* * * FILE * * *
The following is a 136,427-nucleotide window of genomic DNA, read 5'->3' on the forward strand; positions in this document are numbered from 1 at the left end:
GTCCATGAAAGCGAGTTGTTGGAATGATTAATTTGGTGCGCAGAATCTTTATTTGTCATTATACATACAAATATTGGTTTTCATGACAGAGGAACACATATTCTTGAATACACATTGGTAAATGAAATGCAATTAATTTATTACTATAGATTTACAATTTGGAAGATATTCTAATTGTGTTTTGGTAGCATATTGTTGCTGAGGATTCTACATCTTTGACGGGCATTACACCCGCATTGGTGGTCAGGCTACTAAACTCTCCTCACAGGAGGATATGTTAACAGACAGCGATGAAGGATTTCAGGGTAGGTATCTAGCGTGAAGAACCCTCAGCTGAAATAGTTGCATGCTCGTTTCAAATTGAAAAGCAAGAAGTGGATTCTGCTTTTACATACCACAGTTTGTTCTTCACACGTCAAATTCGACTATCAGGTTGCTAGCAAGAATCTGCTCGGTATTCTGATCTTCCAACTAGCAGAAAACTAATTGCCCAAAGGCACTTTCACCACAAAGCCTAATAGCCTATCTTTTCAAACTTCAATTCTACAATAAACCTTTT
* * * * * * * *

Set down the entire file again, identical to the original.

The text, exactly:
The following is a 136,427-nucleotide window of genomic DNA, read 5'->3' on the forward strand; positions in this document are numbered from 1 at the left end:
GTCCATGAAAGCGAGTTGTTGGAATGATTAATTTGGTGCGCAGAATCTTTATTTGTCATTATACATACAAATATTGGTTTTCATGACAGAGGAACACATATTCTTGAATACACATTGGTAAATGAAATGCAATTAATTTATTACTATAGATTTACAATTTGGAAGATATTCTAATTGTGTTTTGGTAGCATATTGTTGCTGAGGATTCTACATCTTTGACGGGCATTACACCCGCATTGGTGGTCAGGCTACTAAACTCTCCTCACAGGAGGATATGTTAACAGACAGCGATGAAGGATTTCAGGGTAGGTATCTAGCGTGAAGAACCCTCAGCTGAAATAGTTGCATGCTCGTTTCAAATTGAAAAGCAAGAAGTGGATTCTGCTTTTACATACCACAGTTTGTTCTTCACACGTCAAATTCGACTATCAGGTTGCTAGCAAGAATCTGCTCGGTATTCTGATCTTCCAACTAGCAGAAAACTAATTGCCCAAAGGCACTTTCACCACAAAGCCTAATAGCCTATCTTTTCAAACTTCAATTCTACAATAAACCTTTT